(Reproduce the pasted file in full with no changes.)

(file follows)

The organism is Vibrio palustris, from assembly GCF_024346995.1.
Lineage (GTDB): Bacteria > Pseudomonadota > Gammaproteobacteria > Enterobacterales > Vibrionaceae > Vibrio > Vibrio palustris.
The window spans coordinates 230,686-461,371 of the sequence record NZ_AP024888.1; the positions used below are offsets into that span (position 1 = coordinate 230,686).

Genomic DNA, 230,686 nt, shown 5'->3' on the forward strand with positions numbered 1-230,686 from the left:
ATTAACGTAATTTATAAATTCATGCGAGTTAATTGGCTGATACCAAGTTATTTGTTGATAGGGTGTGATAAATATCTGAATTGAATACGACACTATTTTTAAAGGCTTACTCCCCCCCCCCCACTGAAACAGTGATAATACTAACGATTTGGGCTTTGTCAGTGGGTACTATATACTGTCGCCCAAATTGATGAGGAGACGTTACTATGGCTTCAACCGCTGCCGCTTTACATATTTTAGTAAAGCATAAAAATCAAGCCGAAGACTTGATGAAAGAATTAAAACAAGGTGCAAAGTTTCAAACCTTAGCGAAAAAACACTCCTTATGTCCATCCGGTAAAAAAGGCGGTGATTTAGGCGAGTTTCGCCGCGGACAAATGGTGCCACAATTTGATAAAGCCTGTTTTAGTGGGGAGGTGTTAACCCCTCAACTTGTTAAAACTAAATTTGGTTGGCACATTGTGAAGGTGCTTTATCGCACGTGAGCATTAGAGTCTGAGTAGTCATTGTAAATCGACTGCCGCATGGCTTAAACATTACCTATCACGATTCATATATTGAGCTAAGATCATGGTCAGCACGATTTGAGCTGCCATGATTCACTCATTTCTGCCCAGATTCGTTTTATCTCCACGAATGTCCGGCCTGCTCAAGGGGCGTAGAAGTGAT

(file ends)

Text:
The organism is Vibrio palustris, from assembly GCF_024346995.1.
Lineage (GTDB): Bacteria > Pseudomonadota > Gammaproteobacteria > Enterobacterales > Vibrionaceae > Vibrio > Vibrio palustris.
The window spans coordinates 230,686-461,371 of the sequence record NZ_AP024888.1; the positions used below are offsets into that span (position 1 = coordinate 230,686).

Genomic DNA, 230,686 nt, shown 5'->3' on the forward strand with positions numbered 1-230,686 from the left:
ATTAACGTAATTTATAAATTCATGCGAGTTAATTGGCTGATACCAAGTTATTTGTTGATAGGGTGTGATAAATATCTGAATTGAATACGACACTATTTTTAAAGGCTTACTCCCCCCCCCCCACTGAAACAGTGATAATACTAACGATTTGGGCTTTGTCAGTGGGTACTATATACTGTCGCCCAAATTGATGAGGAGACGTTACTATGGCTTCAACCGCTGCCGCTTTACATATTTTAGTAAAGCATAAAAATCAAGCCGAAGACTTGATGAAAGAATTAAAACAAGGTGCAAAGTTTCAAACCTTAGCGAAAAAACACTCCTTATGTCCATCCGGTAAAAAAGGCGGTGATTTAGGCGAGTTTCGCCGCGGACAAATGGTGCCACAATTTGATAAAGCCTGTTTTAGTGGGGAGGTGTTAACCCCTCAACTTGTTAAAACTAAATTTGGTTGGCACATTGTGAAGGTGCTTTATCGCACGTGAGCATTAGAGTCTGAGTAGTCATTGTAAATCGACTGCCGCATGGCTTAAACATTACCTATCACGATTCATATATTGAGCTAAGATCATGGTCAGCACGATTTGAGCTGCCATGATTCACTCATTTCTGCCCAGATTCGTTTTATCTCCACGAATGTCCGGCCTGCTCAAGGGGCGTAGAAGTGAT